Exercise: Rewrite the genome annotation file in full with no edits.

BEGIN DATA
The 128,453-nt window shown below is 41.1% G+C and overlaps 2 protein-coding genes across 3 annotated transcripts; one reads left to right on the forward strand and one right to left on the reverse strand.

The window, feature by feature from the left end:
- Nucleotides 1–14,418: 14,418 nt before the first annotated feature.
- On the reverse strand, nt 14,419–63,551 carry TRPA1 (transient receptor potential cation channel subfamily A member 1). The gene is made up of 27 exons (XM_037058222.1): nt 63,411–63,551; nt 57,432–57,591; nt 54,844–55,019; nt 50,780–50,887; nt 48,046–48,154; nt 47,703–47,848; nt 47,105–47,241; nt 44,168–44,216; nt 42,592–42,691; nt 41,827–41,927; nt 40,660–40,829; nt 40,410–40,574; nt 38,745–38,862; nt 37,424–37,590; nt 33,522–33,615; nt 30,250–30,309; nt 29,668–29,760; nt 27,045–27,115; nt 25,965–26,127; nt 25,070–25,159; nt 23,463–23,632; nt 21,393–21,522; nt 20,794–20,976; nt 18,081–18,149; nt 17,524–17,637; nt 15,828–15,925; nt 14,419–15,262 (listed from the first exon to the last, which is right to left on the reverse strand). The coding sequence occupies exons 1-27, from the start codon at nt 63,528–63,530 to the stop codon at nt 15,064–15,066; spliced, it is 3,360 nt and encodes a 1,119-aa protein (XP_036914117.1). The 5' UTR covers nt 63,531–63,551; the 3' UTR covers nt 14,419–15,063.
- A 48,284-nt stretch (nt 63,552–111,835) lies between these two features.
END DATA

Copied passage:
The 128,453-nt window shown below is 41.1% G+C and overlaps 2 protein-coding genes across 3 annotated transcripts; one reads left to right on the forward strand and one right to left on the reverse strand.

The window, feature by feature from the left end:
- Nucleotides 1–14,418: 14,418 nt before the first annotated feature.
- On the reverse strand, nt 14,419–63,551 carry TRPA1 (transient receptor potential cation channel subfamily A member 1). The gene is made up of 27 exons (XM_037058222.1): nt 63,411–63,551; nt 57,432–57,591; nt 54,844–55,019; nt 50,780–50,887; nt 48,046–48,154; nt 47,703–47,848; nt 47,105–47,241; nt 44,168–44,216; nt 42,592–42,691; nt 41,827–41,927; nt 40,660–40,829; nt 40,410–40,574; nt 38,745–38,862; nt 37,424–37,590; nt 33,522–33,615; nt 30,250–30,309; nt 29,668–29,760; nt 27,045–27,115; nt 25,965–26,127; nt 25,070–25,159; nt 23,463–23,632; nt 21,393–21,522; nt 20,794–20,976; nt 18,081–18,149; nt 17,524–17,637; nt 15,828–15,925; nt 14,419–15,262 (listed from the first exon to the last, which is right to left on the reverse strand). The coding sequence occupies exons 1-27, from the start codon at nt 63,528–63,530 to the stop codon at nt 15,064–15,066; spliced, it is 3,360 nt and encodes a 1,119-aa protein (XP_036914117.1). The 5' UTR covers nt 63,531–63,551; the 3' UTR covers nt 14,419–15,063.
- A 48,284-nt stretch (nt 63,552–111,835) lies between these two features.